43% of Americans have less than $10k for Retirement, Seriously

by Darwin on March 9, 2010

I was shocked by the results of a recent survey outlining how almost half of Americans have virtually no savings, no retirement, nothing (Employee Benefit Research Institute’s annual Retirement Confidence Survey via CNN) .  Now, this excludes the value of real estate and pension promises, which is a major culprit I believe.  With the nanny state and bailout nation that’s been fostered stemming from the financial crisis, I’d be surprised if this situation improves in the near term.  How did we get here?

I recall a conversation with a family friend who’s nearing retirement.  He’s a public school teacher.  When talking about savings and retirement, he boasted,

“We’ve never saved a dollar.  Not one dollar.  Why would we?  We don’t have to.  I get my full pension when I retire”

So, that’s problematic from a few fronts.  First, it is case in point of unionized public sector workers living off the public largess which is simply untenable.  My wife’s a teacher by the way, so I don’t have anything against teachers.  But for firemen, police, teachers and the seemingly endless litany of other roles that are becoming increasingly dependent on the taxpayer to fund, there’s an expectation of full or near-complete salary pension payments for life.  With life expectancy increasing and healthcare becoming ever more expensive, it should be evident that this is not sustainable.  Now, I can’t blame workers themselves; I mean they worked a job for 25-30 years, they were made certain promises regarding their pensions, and they planned accordingly.

“But look at Greece”

We aren’t too far off.  We already have a few states on the verge of bankruptcy.  They need a bailout next, right?  And for the US as a whole, when you look at deficits as a % of GDP, the hopeless gap in revenues minus spending and debt service over the next several years and a massive shift from private sector employment to public sector employment (the private sector has to pay for the public sector [govt]), it would not be beyond the realm of possibilities that the US is going to need some “austerity measures” of their own sometime down the road.  This may include a reduction in promised pension benefits, a increased retirement age, higher taxes or other measures that shift the calculus of this family friend from “why would I bother saving” to “I’m really screwed and wish I saved some money and didn’t rely on the public teet for my retirement”.

Let’s get off public sector employees though.  We’re talking about 43% of working Americans in the survey.  I realize there’s a portion of the workforce in the survey that are young workers that perhaps haven’t started saving yet or haven’t yet breached $10,000…but 43% !?!  How does that happen?  I mean, a mildly liberal emergency funds should start at $10,000 for many families.  How do this many people not have either?  No savings, no retirement funding and no emergency fund?  This many people living paycheck to paycheck just blows my mind.

It’s automatic! Many jobs these days have automatic investment plan participation.  Studies have shown that when they’re opt out instead of opt-in, the participation rates are far higher.  For workers that perhaps aren’t with a large company with a retirement plan, there’s always been the traditional IRA which comes with a tax break under the threshold and good old cash/stocks in a traditional account.

The only thing I can say is if you’re not saving for retirement, you better start investing today, and if you think a government or corporate pension are going to take care of 100% of your retirement needs, you may want to think again.  Pensions can be cut. Benefits can be cut. Taxes can go up. Inflation can take off.  While there are ways to hedge energy costs, hedge currency crashes and dodge some bullets, if you don’t have enough money in retirement to begin with, these are minor band-aids for a major malady.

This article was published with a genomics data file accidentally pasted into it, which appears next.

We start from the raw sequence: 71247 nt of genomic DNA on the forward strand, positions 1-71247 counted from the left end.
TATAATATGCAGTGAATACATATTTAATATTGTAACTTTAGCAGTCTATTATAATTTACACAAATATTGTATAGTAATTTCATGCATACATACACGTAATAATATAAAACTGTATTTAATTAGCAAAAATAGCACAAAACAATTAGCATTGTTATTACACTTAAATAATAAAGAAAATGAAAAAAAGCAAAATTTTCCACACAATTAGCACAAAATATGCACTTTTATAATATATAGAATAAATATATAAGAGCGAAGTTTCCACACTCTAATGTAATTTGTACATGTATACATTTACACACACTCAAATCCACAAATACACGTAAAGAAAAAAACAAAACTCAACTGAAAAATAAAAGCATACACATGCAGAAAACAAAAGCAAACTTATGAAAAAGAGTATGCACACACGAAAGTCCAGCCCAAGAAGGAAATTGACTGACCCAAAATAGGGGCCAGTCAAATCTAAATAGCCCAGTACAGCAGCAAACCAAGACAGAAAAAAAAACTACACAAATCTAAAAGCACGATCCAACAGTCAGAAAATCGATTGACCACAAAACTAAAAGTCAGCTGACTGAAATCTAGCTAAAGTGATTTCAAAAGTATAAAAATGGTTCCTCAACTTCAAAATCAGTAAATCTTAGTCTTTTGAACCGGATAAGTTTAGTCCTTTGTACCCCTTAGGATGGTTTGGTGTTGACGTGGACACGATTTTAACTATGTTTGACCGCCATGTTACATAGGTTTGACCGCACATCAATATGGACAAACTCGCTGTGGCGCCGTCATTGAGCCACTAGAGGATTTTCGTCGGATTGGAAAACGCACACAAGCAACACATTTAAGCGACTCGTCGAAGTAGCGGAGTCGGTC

Do You Feel You’re On Track for a Reasonably Comfortable Retirement?

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{ 11 comments… read them below or add one }

1 Rob March 9, 2010 at 10:47 pm

I’m way off track for retirement, BUT I’d say I’m still way ahead of the game compared to the average Joe. Why? I *know* I’m off track. I know that I won’t retire with a pension. I know that I’ll never see a dime from social security, even though I’ll pay into it for my entire adult life.

I know these things, so I’m ahead of the game. Most folks are entirely clueless – either they expect their company / the government / a llama / etc to fund their retirement, or worse, they’ve never thought about it. Not sure if we teach retirement savings in school these days, but I doubt it. Sounds like something we need to work on.

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2 MoneyEnergy March 9, 2010 at 10:52 pm

Egads – I wonder what the age range is on that statistic. I’ve saved well more than that amount, and I’m still in grad school (and have also already paid off some of my student debt). …. I’m not sure what the average Canadian statistic comparable to this is, but I know that the average networth for my age is still significantly higher than where I am. Personal debt loads have grown in Canada, but I think they’re still not as bad as the average in the U.S. currently is.

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3 Investor Junkie March 10, 2010 at 7:52 am

This is sad, just so sad. I hope these are people in their twenties, not fifties. I made the same comment about the $10k is emergency savings, not retirement.

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4 ctreit March 10, 2010 at 11:13 am

1. If a retirement plan is part of an employment contract, the employer must make sure that there will be money available for retirement payments. It does not matter whether this is a public or private employer.
2. There is another big potential problem of such low retirement savings. How do these people take care of themselves in old age? What if they get sick or become unable to work as many older folks do? Who pays for their survival if they have not provided properly for it themselves? – These low retirement savings will be an issue that we will have to face as a society. Maybe it is the rational choice to skip providing for old age. Instead it may be rational to live paycheck to paycheck and count on society to bail you out when you can’t get a paycheck anymore.